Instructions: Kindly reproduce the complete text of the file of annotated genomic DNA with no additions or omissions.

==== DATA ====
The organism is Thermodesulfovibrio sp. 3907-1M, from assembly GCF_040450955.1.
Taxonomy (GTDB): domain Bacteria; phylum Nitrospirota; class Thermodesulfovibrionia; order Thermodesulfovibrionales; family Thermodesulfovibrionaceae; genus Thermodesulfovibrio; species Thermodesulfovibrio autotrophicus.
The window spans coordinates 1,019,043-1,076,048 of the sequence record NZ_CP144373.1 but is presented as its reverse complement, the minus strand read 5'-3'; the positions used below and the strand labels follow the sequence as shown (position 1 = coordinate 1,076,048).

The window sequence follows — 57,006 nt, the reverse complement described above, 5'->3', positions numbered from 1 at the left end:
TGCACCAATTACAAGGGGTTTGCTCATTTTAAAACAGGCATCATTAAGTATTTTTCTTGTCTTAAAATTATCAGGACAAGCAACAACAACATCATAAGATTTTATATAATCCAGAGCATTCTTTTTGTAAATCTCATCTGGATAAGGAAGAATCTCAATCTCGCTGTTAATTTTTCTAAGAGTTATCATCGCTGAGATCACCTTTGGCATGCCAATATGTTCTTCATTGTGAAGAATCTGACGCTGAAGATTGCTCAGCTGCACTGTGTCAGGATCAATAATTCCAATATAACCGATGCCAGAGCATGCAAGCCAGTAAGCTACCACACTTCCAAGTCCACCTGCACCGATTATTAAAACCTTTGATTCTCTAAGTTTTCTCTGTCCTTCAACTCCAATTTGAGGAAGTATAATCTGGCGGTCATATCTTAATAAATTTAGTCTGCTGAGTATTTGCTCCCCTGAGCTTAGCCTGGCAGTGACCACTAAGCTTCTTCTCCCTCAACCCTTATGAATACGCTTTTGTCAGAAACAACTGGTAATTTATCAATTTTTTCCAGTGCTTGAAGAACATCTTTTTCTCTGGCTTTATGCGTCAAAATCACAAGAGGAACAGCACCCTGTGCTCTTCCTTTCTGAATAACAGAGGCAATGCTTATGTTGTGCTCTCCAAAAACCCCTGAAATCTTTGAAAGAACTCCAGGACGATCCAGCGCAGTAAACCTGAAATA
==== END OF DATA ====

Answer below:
The organism is Thermodesulfovibrio sp. 3907-1M, from assembly GCF_040450955.1.
Taxonomy (GTDB): domain Bacteria; phylum Nitrospirota; class Thermodesulfovibrionia; order Thermodesulfovibrionales; family Thermodesulfovibrionaceae; genus Thermodesulfovibrio; species Thermodesulfovibrio autotrophicus.
The window spans coordinates 1,019,043-1,076,048 of the sequence record NZ_CP144373.1 but is presented as its reverse complement, the minus strand read 5'-3'; the positions used below and the strand labels follow the sequence as shown (position 1 = coordinate 1,076,048).

The window sequence follows — 57,006 nt, the reverse complement described above, 5'->3', positions numbered from 1 at the left end:
TGCACCAATTACAAGGGGTTTGCTCATTTTAAAACAGGCATCATTAAGTATTTTTCTTGTCTTAAAATTATCAGGACAAGCAACAACAACATCATAAGATTTTATATAATCCAGAGCATTCTTTTTGTAAATCTCATCTGGATAAGGAAGAATCTCAATCTCGCTGTTAATTTTTCTAAGAGTTATCATCGCTGAGATCACCTTTGGCATGCCAATATGTTCTTCATTGTGAAGAATCTGACGCTGAAGATTGCTCAGCTGCACTGTGTCAGGATCAATAATTCCAATATAACCGATGCCAGAGCATGCAAGCCAGTAAGCTACCACACTTCCAAGTCCACCTGCACCGATTATTAAAACCTTTGATTCTCTAAGTTTTCTCTGTCCTTCAACTCCAATTTGAGGAAGTATAATCTGGCGGTCATATCTTAATAAATTTAGTCTGCTGAGTATTTGCTCCCCTGAGCTTAGCCTGGCAGTGACCACTAAGCTTCTTCTCCCTCAACCCTTATGAATACGCTTTTGTCAGAAACAACTGGTAATTTATCAATTTTTTCCAGTGCTTGAAGAACATCTTTTTCTCTGGCTTTATGCGTCAAAATCACAAGAGGAACAGCACCCTGTGCTCTTCCTTTCTGAATAACAGAGGCAATGCTTATGTTGTGCTCTCCAAAAACCCCTGAAATCTTTGAAAGAACTCCAGGACGATCCAGCGCAGTAAACCTGAAATA